Haaretz reports 90% unemployment in the Sinai peninsula, rampant corruption, and in much of the area police and soldiers are nowhere to be seen.

The Istanbul Summit

World powers will sit down with Iran this weekend in Istanbul to discuss its highly controversial nuclear program. The US has taken an increasingly tougher stance against Iran of late, and Iran has shown signs of possible flexibility at the upcoming summit. Nonetheless, the talks will be the first in 16 months, and they’ve already been branded “the last chance for diplomacy” by many.

Dr. Emily Landau writes in Maariv that after 10 years of failed attempts by the international community to rein in the Ayatollahs, “it is difficult to be optimistic about it this time.” But the Americans are showing no signs of releasing the economic grip they have on Iran unless it hands over the uranium. They know the crippling sanctions are what brought the Iranians to the table. She says this weekend’s summit is a point of no return as much as it’s a small opening for hope.

Haaretz writes that “Israel does not believe, perhaps rightly, that diplomacy can neutralize the Iranian threat.” The international community is equally worried about an Israeli strike as an Iranian nuke, and Israel can use that to its advantage to garner support against Iran. For that reason, and because of the cost an attack would incur, Haaretz argues, Israel should not prejudicially disregard diplomatic efforts as worthless.

Israel Hayom features a panel of five Israeli professors who discuss the efficacy of sanctions. The story opens with the four horsemen of the apocalypse: Professor Ephraim Inbar says the only way to stop Iran from getting a nuke is to bomb it; Professor Eitan Gilboa says the sanctions will hurt Iran, but it can still keep its nuclear program going;  Professor Joshua Teitelbaum says the Americans are hamstrung and impotent in the Middle East; and Professor Ze’ev Magen argues that the West doesn’t comprehend that Iran deems a holy text the final word.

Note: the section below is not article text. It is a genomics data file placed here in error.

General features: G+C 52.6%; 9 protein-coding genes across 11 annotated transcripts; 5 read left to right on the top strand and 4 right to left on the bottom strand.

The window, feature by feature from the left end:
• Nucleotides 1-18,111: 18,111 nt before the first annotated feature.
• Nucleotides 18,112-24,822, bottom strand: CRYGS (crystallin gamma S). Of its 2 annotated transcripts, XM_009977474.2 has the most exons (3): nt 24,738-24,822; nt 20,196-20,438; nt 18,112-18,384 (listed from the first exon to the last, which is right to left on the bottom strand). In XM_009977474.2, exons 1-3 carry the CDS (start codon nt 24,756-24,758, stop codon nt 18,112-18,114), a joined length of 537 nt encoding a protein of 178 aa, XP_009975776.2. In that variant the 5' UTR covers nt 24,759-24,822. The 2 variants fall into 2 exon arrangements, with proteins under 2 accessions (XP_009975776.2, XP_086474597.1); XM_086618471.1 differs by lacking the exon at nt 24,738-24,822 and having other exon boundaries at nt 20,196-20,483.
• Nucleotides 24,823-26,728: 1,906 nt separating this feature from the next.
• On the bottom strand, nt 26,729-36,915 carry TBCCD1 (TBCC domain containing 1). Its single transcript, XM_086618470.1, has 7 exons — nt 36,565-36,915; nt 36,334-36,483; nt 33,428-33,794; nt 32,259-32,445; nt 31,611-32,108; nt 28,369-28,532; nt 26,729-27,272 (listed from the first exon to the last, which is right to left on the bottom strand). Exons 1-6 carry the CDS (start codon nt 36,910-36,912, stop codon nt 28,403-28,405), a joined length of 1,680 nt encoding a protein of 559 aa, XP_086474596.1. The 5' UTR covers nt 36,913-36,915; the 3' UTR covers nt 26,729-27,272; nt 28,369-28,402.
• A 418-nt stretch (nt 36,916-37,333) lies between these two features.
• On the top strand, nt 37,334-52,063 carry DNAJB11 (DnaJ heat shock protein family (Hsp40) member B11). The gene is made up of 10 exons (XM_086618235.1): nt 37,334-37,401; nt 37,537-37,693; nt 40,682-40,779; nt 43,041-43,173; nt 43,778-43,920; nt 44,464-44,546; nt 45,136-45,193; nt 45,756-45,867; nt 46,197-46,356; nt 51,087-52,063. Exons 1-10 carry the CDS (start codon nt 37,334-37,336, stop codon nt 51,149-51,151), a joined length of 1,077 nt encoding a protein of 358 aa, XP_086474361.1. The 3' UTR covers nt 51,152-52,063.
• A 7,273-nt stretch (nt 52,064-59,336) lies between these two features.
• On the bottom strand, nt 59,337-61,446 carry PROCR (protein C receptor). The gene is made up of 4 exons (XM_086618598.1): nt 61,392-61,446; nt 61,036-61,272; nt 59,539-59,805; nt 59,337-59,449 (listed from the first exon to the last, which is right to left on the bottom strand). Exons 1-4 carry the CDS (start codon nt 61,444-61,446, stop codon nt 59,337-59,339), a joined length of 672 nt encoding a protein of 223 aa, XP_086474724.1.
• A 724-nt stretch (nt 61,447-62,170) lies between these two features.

Of the five, only Professor Hillel Frisch believes the US has the strength, know-how, and will to address the Iranian threat successfully.

Assad: ceasefire or time-out?

The UN and Arab League-brokered ceasefire went into effect on Thursday morning at 6 a.m., what Israel Hayom’s calls “Assad’s hour of truth.” Maariv reports that at least 16 people were killed on Wednesday (Local Coordination Committees claimed 26), and tanks were stationed in Hama despite the ceasefire conditions. Yedioth Ahronoth reported tanks in the Damascus neighborhoods of Kfar Susa and al-Maza, too.

The Israeli press’s skeptical attitude about the ceasefire is best reflected in terse, pointed overlines above news reports. Yedioth plants “Maybe this time” above its article, and Maariv writes “‘The butcher of Damascus’ promises again.”

Professor Eyal Zisser says the ceasefire between Assad and his opponents “is not even worth the paper it’s written on.” The Damascene dictator “knows that withdrawing his troops from rebellious cities and streets across the countries constitutes political suicide.” He is merely playing for time and complying with Western demands,” Zisser says. Both Assad and the rebels are ready to fight to the last drop of Syrian blood, and there is no sign of that ending on the horizon.

As of the writing of this media review, the silence in Syria has held.